Here’s Why A Tesla Model S Is So Expensive In China
A few years ago, when the Model S was in its early introduction stage, Tesla hoped that demand from China will be on par with the U.S.; and as we know, that did not happen…at least not yet.
Tesla sales in China found various obstacles to overcome. One of the largest is price, at around 50% higher than in U.S. (in equivalent dollars)
The Model S prices starts at around $103,000 compared to “just” $68,000 in home market (technically now $69,500 with the 75 kWh Tesla Model S as the base offering at a $5,000 reduced MSRP).
Beside obvious shipping costs (estimated at $3,600 per car), the biggest drawback is a 25% import duty for cars. There is also 17% VAT added on top of that.
To avoid the import tax (and obvious transit costs), Tesla would need to produce cars in China through a joint venture with Chinese partner, and basically give back intellectual property/edge over competitors and 50% of the of revenue/potential profits.
Another reason is that cars in general are taxed by an additional 10% (except for approved New Energy Vehicles – of which, Tesla is not approved). Tesla also doesn’t have access to subsidies up to nearly ~$10,000; all of which puts the company at a disadvantage competitively.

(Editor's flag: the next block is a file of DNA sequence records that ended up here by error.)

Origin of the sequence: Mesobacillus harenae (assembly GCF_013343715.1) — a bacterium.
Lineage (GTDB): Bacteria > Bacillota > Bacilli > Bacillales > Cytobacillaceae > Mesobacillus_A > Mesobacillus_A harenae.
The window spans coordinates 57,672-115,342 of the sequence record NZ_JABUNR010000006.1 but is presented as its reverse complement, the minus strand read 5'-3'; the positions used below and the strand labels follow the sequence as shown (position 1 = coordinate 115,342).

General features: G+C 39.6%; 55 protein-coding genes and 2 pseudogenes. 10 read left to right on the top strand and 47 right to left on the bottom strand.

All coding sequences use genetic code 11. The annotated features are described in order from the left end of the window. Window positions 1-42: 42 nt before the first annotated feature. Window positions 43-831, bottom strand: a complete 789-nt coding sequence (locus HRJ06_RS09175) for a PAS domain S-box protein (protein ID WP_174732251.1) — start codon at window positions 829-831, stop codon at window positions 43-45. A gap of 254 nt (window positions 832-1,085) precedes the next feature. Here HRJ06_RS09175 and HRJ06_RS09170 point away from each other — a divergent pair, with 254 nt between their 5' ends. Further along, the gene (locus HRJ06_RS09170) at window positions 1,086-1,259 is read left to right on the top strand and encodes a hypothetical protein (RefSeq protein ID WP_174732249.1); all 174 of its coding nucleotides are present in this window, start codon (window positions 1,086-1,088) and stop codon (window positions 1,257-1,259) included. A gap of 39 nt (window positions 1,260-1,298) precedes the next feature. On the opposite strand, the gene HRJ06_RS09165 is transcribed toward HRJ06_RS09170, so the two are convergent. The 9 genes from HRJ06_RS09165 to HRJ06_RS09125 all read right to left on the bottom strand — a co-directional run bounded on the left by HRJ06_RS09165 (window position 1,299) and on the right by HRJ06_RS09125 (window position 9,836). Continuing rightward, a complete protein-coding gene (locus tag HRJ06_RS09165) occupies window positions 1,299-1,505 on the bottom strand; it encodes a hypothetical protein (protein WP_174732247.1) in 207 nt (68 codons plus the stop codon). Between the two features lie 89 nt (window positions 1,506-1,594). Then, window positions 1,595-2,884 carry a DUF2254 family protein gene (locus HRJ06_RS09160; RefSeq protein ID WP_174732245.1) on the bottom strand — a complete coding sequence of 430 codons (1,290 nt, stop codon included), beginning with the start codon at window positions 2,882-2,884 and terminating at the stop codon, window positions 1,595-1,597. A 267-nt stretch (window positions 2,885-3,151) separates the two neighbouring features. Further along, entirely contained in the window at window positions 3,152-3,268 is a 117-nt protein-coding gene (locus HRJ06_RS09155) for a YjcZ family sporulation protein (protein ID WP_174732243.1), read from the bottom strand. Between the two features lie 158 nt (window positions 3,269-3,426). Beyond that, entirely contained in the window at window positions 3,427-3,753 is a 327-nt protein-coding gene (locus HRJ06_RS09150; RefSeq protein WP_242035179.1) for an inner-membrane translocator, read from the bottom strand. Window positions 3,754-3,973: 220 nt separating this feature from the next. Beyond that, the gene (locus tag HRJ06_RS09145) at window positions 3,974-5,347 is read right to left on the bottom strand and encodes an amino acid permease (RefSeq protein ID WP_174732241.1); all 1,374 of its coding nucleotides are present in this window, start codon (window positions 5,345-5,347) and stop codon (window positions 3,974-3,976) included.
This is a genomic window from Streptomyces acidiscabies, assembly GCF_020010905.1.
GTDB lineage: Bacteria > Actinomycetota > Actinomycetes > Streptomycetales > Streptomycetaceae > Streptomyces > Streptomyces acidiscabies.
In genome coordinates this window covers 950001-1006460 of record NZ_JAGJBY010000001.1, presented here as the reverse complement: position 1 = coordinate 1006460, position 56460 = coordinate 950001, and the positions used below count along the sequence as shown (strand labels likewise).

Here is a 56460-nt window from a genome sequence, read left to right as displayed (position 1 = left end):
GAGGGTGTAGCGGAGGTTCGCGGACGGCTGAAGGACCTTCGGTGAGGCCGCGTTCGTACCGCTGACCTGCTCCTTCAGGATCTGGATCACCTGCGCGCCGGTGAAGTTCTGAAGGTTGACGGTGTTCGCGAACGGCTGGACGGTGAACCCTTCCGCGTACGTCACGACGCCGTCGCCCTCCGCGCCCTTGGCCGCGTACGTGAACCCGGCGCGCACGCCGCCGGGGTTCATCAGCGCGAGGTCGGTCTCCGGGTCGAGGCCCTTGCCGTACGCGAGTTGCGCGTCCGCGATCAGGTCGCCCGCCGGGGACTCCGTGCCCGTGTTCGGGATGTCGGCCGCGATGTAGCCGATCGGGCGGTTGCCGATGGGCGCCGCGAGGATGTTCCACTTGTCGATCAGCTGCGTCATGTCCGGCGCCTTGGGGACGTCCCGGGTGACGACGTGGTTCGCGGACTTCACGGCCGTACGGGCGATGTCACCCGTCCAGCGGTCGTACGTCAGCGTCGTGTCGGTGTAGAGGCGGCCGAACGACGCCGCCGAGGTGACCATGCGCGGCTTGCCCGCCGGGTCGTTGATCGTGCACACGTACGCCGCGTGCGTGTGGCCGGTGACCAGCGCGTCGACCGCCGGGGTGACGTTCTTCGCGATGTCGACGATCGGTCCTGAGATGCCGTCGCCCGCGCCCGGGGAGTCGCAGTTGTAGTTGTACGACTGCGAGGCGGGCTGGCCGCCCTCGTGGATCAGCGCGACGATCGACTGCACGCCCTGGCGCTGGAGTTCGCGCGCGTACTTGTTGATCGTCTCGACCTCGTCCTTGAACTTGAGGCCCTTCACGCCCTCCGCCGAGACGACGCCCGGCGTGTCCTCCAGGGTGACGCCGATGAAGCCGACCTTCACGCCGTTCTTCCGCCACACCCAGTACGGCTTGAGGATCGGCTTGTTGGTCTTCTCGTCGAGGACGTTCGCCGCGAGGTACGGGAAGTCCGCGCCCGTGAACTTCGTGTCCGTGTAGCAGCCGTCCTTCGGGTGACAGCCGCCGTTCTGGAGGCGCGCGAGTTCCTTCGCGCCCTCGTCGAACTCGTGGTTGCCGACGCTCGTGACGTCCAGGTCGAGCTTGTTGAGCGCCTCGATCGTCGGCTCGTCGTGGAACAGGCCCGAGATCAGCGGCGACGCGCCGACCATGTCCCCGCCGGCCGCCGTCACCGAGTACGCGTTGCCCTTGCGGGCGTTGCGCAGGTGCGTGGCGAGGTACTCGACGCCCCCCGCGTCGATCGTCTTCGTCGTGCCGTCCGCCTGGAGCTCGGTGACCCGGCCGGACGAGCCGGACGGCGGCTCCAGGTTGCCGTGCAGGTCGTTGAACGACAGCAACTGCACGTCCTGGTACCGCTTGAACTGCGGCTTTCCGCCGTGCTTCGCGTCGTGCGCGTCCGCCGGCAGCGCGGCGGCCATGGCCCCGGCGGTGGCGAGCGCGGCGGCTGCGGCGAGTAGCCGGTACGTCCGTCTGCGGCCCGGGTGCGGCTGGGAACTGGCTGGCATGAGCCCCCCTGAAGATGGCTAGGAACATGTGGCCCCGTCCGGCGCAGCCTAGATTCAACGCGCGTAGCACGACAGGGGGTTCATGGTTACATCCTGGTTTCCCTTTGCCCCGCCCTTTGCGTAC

“The 10% sales tax on automobiles, for example, has been exempted for approved models of green cars since 2014, Tesla, however, was not included on that exempt list, according to official documents from Chinese State Administration of Taxation. Since the California-based company is not operating as a joint venture with local partners, it also has no access to the generous government subsidies for green cars, which can be up to 66,000 yuan ($9,576) per vehicle.
As local electric-vehicle makers effectively lower their prices with tax cuts and subsidies, Tesla’s already-high price tag becomes even less competitive.”
The only good news is that in many cities, Tesla is approved with other NEVs for quicker and registration (free license plates), which are sometimes near-impossible to acquire otherwise.
We could just imagine that by lowering the price by 50%, sales would certainly take off, although one has to note none of these factors were unknown before Tesla entered the market, so perhaps there was a little bit too much optimism by the company out of the gate. Still, as Tesla grows, the pricing and sales hurdles in China are all well within reach of overcoming…so the potential for great sales in the future still exists.